Review by Noah Foster-Koth
Fun Fact: When I first heard the title of this movie, I assumed it would be some sort of tabloid documentary exposing the flaws of revered celebrities.
As it happens, The Fault in Our Stars isn’t anything remotely like that (and it’s much better for it). In actuality, The Fault in Our Stars is the story of a teenage couple who have terminal cancer and draw love and support from one another as their physical condition slowly deteriorates. The film is based on a book by author John Green (the Judy Blume of the iPod generation) but the plot is easily accessible for those who haven’t read the YA novel.
Shailene Woodley has been on the fast track to superstardom ever since her breakout role in The Descendants. In The Fault in Our Stars she plays Hazel, a young woman who’s struggled with cancer for most of her life. It’s not an easy role, but Woodley does a great job conveying both Hazel’s frustrations with her medical conditions and her desire to live life to the fullest.
Woodley’s performance is strong, but it’s newcomer Ansel Elgort who makes the biggest impression as Gus, a teen who’s lost his leg to cancer. Elgort succeeds in filling the character with charisma without making him seem like a slick charmer. Gus projects positivity and self-confidence, but he has a fragile side too. The movie is at its most heartbreaking when Gus is at his most vulnerable.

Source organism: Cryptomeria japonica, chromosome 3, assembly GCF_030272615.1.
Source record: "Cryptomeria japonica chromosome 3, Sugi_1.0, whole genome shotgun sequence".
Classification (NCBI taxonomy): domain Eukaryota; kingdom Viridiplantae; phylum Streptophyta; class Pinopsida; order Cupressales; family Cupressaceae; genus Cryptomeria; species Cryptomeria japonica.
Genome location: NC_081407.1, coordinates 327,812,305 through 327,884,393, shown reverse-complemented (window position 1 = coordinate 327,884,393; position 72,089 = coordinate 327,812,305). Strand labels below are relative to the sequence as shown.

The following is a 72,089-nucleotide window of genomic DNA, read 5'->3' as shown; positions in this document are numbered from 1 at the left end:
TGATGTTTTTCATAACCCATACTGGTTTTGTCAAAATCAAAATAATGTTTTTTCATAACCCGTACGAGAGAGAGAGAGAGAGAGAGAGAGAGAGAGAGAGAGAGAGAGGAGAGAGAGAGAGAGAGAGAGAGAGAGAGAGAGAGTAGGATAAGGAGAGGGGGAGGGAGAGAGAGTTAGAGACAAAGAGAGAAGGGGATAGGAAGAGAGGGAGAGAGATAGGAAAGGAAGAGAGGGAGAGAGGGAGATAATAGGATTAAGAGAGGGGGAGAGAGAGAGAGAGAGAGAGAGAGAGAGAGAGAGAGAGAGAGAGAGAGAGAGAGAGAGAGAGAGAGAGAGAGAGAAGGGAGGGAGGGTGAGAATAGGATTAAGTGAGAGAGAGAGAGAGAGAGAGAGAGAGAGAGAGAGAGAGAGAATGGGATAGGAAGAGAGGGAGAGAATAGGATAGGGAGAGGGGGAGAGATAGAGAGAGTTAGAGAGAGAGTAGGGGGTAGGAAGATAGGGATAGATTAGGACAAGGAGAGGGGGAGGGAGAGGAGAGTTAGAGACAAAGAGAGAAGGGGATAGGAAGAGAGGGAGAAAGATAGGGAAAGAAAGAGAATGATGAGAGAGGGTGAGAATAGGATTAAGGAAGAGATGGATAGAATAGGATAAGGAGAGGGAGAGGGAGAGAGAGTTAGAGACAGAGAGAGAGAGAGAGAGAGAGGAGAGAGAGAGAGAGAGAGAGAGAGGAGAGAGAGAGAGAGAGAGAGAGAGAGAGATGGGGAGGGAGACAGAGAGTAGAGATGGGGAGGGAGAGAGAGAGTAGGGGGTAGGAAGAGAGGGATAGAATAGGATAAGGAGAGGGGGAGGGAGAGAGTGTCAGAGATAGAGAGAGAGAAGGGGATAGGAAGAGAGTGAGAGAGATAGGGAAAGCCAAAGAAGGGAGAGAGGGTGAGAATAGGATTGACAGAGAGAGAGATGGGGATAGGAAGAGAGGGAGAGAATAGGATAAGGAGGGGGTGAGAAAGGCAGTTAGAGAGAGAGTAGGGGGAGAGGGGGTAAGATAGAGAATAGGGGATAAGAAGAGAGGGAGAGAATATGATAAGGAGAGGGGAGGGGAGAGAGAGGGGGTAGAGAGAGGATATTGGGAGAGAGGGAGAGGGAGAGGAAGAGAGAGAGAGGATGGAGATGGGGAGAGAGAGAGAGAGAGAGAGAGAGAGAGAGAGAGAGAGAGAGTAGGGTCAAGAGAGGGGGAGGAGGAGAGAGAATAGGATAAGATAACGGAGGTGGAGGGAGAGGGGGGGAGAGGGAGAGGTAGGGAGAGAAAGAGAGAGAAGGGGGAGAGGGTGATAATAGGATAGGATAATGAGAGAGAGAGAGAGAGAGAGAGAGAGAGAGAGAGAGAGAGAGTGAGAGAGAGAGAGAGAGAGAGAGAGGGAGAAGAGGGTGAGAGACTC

Gus and Hazel eventually decide that they’re star-crossed lovers, and the chemistry between Elgort and Woodley is so strong that you can almost believe it. They make for one of the most compelling romantic couples I’ve seen in any recent movie.
The Fault in Our Stars isn’t afraid to tell a sad story, and dry eyes were scarce in the theater where I saw the film. Yet rarely is the story trite in its depictions of love and loss, and the movie’s melancholy tone is a natural extension of the subject matter rather than a ham-fisted attempt at pathos. Indeed, the film rarely indulges in melodrama, in large part because the script (which is based on Green’s book) keeps giving the characters interesting things to do. At one point Hazel and Gus bond over a book about cancer, and go on a trip to Amsterdam to find it’s reclusive author. It’s a tangential part of the plot, but it’s also an intriguing one that shows us new sides of the central couple. There are times when I wished The Fault in Our Stars was shorter, but that has more to do with the tragic nature of the story and less to do with my usual gripes about a film going on too long.
Some will be quick to label The Fault in Our Stars as a simple tear-jerker, but that would be doing the film an injustice. This movie provides a nuanced look at how a relationship develops between two people facing terminal illness.